Since we have a closed community, we have the challenge of figuring out how to allow Google searches to find TKB articles. The idea is that someone who isn't logged in to our Community does a Google search, finds an article, but is prompted to log in/create an account before being taken to the article.
The way we manage our permissions is to have a default role that allows all community members to search the TKB. The Default role allows only access to a collection of public information.
I've been poring through the permissions but don't see anything that would give us this outcome and am hoping someone else has some widsom you can share.
The idea is that someone who isn't logged in to our Community does a Google search, finds an article, but is prompted to log in/create an account before being taken to the article.
as far as I am aware - google (and other search engines) only index content that is accessible to the web crawler bot. The bot is equivalent to an anonymous user, so the content should be viewable for an anonymous user to be crawled and indexed by the bot. It's probably (I haven't checked but I would expect so) also part of the search engines's guidelines to only index content that is publicly accessible.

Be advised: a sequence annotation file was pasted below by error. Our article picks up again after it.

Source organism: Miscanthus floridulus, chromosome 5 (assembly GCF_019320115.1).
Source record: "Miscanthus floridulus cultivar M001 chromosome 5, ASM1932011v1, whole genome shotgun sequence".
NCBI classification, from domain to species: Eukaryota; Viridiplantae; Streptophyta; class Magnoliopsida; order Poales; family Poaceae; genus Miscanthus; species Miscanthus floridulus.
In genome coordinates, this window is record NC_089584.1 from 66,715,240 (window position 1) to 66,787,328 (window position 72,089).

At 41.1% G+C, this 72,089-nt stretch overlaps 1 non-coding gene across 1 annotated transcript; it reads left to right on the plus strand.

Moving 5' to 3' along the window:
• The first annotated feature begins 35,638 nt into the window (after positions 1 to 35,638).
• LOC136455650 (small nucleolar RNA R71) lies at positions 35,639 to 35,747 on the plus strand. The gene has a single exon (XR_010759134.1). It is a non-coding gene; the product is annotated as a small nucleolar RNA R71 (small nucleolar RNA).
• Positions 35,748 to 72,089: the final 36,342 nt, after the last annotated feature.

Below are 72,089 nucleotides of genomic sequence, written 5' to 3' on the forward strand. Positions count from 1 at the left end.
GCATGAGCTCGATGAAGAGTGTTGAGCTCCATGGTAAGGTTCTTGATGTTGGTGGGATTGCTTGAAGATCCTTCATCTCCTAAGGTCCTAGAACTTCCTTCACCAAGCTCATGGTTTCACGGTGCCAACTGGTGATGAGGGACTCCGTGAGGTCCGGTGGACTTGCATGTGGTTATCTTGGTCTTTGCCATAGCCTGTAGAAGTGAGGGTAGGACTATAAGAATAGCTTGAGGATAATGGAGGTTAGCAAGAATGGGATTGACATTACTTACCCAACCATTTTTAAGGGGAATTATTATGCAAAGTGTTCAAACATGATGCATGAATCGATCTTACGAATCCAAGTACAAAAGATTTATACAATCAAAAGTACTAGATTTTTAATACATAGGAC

You could probably do a customization to display a call to action to invite the user to log in or register, but they shouldn't be prevented from accessing the content if that content has been indexed by a search engine.
Alternatively, you could think of publishing public, "teaser" content articles (that can be indexed) and then keep the full content in a private area only accesible upon registration.
Hope it helps,
@lcgolden I've no idea if that would work or not, but try allowing bots crawling your TKB folder by updating your robots.txt file
Thanks for the input! I'll see if this can be done by modifying robots.txt. We actually do have a few teaser articles already, but the goal at this point is to have all articles indexed.
robots.txt is usually tweaked to prevent Google (and other search engines) to prevent unintentional access/indexing of "private" areas. It is not used the other way around.
If the article is not visible for an anonymous user, it will not be indexed and this is exactly how it's supposed to work. If the content is indexed, it is not private anymore by definition.
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